The last ray of the dying sun to refract and bend beneath the horizon is the green ray, which is just slower than the red or the yellow ray. Sailors see them more than the rest of us, and they have come to signify for some the harbinger of great change or fortune in their lives. For years I have sought out the green ray, peering at horizons for that last fractional second of greenness, not knowing or daring to imagine how extravagant a green splash it might be, but never have I seen it.
And then in the summer of last year, as I set off to a small, near inaccessible village on the west coast of Madagascar to see the total eclipse of the sun, I was as much lured there by a fleeting remark on an eclipse watcher’s website saying that those of us who made it as far as Morombe might also stand a chance of seeing the green ray. I learnt the night before I left, that Eric Rohmer had faked his, and that his cameraman had waited for two months in the Canary Islands for every setting sun before giving up and going home. His post-produced extravaganza was no gauge by which to measure the green ray. I had a quest to try to see, if not film, something that I could not imagine.
The point about my film of the green ray is that it did so nearly elude me too. As I took vigil, evening after evening, on that Morombe beach looking out across the Mozambique Channel, timing the total disappearance of the sun in a single roll of film, I believed, but was never sure that I saw it.
The evening I filmed the green ray, I was not alone. On the beach beside me were two others with a video camera pointed at the sun, infected by my enthusiasm for this elusive phenomenon. They didn’t see it that night, and their video documentation was watched as evidence to prove that I hadn’t seen it either. But when my film fragment was later processed in England, there, unmistakably, defying solid representation on a single frame of celluloid, but existent in the fleeting movement of film frames, was the green ray, having proved itself too elusive for the pixellation of the digital world. So looking for the green ray became about the act of looking itself, about faith and belief in what you see. This film is a document; it has become about the very fabric, material and manufacture of film itself.”
Following this fascination I experimented for a while with 16mm film.
Hello readers! It’s a great opportunity to share my work and my thoughts with you!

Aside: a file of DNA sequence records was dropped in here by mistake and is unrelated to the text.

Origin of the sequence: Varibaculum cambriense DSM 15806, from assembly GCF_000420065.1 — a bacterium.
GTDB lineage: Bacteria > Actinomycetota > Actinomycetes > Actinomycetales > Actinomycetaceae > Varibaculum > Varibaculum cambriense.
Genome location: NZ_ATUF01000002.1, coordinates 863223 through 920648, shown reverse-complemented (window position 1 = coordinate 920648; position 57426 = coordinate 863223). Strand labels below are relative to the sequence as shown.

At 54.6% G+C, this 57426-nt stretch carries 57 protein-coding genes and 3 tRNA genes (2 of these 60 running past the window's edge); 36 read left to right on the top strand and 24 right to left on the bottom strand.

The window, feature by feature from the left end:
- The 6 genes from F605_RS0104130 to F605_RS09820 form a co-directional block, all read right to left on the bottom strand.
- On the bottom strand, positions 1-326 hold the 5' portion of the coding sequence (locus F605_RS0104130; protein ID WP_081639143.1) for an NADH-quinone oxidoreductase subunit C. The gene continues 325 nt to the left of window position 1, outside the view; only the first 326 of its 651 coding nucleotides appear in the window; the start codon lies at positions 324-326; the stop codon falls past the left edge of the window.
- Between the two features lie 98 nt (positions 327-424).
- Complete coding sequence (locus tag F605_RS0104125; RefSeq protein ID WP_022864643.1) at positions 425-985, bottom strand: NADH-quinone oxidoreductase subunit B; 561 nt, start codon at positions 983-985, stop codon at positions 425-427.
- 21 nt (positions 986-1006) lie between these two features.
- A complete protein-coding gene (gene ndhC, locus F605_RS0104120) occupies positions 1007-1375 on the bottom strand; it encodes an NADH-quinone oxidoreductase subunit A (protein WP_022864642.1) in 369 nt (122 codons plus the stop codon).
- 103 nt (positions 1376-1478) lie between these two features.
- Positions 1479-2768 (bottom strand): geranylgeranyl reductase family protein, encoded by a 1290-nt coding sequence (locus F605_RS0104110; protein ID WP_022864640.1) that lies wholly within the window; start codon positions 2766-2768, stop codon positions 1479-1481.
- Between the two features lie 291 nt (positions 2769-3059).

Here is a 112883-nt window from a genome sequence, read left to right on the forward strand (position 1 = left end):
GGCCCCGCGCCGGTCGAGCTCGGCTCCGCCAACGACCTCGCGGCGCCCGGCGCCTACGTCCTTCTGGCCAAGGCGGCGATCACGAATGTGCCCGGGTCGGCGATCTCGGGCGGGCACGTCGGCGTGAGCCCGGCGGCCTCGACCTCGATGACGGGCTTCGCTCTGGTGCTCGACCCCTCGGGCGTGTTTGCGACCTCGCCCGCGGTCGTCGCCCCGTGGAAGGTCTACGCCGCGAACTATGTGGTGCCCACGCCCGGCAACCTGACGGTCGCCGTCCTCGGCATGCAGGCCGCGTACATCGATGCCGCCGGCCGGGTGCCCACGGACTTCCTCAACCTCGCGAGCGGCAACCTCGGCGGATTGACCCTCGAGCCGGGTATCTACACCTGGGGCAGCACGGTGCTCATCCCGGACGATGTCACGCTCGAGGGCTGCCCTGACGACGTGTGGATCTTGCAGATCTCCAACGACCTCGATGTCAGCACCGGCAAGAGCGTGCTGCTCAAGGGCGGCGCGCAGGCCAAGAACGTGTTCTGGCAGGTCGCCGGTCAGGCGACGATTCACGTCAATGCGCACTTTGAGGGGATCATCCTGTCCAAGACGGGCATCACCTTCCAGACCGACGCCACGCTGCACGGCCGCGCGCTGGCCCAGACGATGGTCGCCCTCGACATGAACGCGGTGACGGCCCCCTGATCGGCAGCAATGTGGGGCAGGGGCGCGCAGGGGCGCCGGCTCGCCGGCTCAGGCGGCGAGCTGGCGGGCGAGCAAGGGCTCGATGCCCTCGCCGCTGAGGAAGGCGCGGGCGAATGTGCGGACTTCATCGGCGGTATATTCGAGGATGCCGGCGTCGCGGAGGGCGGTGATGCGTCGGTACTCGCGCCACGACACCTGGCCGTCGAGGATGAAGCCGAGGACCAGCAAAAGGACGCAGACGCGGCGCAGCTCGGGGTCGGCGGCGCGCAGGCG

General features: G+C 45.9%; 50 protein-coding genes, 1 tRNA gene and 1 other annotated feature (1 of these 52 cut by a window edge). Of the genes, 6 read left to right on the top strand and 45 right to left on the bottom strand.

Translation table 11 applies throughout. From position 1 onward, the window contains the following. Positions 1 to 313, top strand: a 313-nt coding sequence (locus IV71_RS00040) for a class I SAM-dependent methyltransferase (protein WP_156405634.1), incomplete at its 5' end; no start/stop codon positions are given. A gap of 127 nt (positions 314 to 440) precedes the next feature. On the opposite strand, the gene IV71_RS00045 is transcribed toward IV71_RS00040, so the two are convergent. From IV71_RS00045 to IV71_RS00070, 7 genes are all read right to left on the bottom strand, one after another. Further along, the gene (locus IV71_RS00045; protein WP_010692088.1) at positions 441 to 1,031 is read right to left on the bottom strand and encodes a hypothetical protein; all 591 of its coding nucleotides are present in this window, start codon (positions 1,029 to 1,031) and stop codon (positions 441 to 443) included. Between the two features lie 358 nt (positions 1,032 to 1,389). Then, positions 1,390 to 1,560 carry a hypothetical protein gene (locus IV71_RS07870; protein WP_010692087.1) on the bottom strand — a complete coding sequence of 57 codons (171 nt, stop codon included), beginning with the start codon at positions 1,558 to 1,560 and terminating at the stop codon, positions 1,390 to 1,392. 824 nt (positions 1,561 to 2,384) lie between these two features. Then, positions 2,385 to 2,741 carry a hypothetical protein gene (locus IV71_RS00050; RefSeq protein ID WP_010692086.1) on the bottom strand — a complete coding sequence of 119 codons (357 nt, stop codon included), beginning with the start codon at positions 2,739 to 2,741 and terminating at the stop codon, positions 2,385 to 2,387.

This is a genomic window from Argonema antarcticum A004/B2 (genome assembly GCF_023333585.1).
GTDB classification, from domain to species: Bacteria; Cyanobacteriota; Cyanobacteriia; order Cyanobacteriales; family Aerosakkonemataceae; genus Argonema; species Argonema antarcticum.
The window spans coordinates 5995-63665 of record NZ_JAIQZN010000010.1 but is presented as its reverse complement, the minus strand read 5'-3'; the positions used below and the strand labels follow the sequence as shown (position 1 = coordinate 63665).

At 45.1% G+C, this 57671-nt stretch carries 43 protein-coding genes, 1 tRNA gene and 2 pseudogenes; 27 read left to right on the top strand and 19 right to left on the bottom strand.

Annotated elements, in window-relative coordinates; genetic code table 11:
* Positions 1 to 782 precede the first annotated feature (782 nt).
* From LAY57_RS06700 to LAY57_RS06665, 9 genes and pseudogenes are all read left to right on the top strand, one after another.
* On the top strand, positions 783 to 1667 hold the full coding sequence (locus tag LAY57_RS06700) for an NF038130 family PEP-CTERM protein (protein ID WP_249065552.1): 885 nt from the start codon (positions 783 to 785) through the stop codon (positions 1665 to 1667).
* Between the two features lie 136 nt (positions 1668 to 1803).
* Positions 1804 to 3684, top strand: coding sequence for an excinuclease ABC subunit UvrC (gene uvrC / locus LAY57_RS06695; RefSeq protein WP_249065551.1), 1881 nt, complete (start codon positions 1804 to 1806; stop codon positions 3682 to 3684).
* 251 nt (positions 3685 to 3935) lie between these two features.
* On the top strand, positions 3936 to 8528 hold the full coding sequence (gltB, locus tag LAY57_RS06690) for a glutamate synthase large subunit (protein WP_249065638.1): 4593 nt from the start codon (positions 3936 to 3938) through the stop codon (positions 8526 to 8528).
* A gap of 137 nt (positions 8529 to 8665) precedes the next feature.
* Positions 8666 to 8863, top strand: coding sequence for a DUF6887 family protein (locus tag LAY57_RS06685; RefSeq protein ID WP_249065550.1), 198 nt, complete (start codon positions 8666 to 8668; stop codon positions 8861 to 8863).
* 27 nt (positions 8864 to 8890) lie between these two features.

Even though I am a visual artist and I work primarily with images, I always find it very stimulating to write about my work. As a Maieutic process, I realized that not only through images but also through words I bring my latent ideas into clear consciousness. I find myself moved first by chaos and intuition, -the exciting part of creation- which then turn into order after some time spent in unraveling all the threads. For me this is the function of writing about art.
With this first post I am going to talk about how I got interested in photography: it is a glance at my education and interests in order to give you a sense of how I ended up working with pictures. As I mention in my statement, when I started college I studied theater, from its history to the design of a set. From the very beginning I have been intrigued by the origin of theater in relation to the representation of space and the possibility to create a physical threshold between reality and fiction. The art of theater has always dealt with the mediation between reality and the attempt to create an illusionary space for the viewer. In theater, the so-called ‘fourth wall’ is an agreement between the public and the actors: it represents the invisible wall that physically separates the stage from the spectator. It is the fine line that stands between reality and the domain of imagination. This covenant between the actors on the scene and the viewer has become an essential element in my way of looking at space through photography.
This picture, I understood later, was the key for the realization of how I was looking at the world around myself: despite the simplicity of the composition- it is just a portrait of a woman in her living room- the picture shows the way I was thinking about presenting a scene for the viewer.
Little by little I discovered that my fascination with photography and the domestic space were already present in that shot.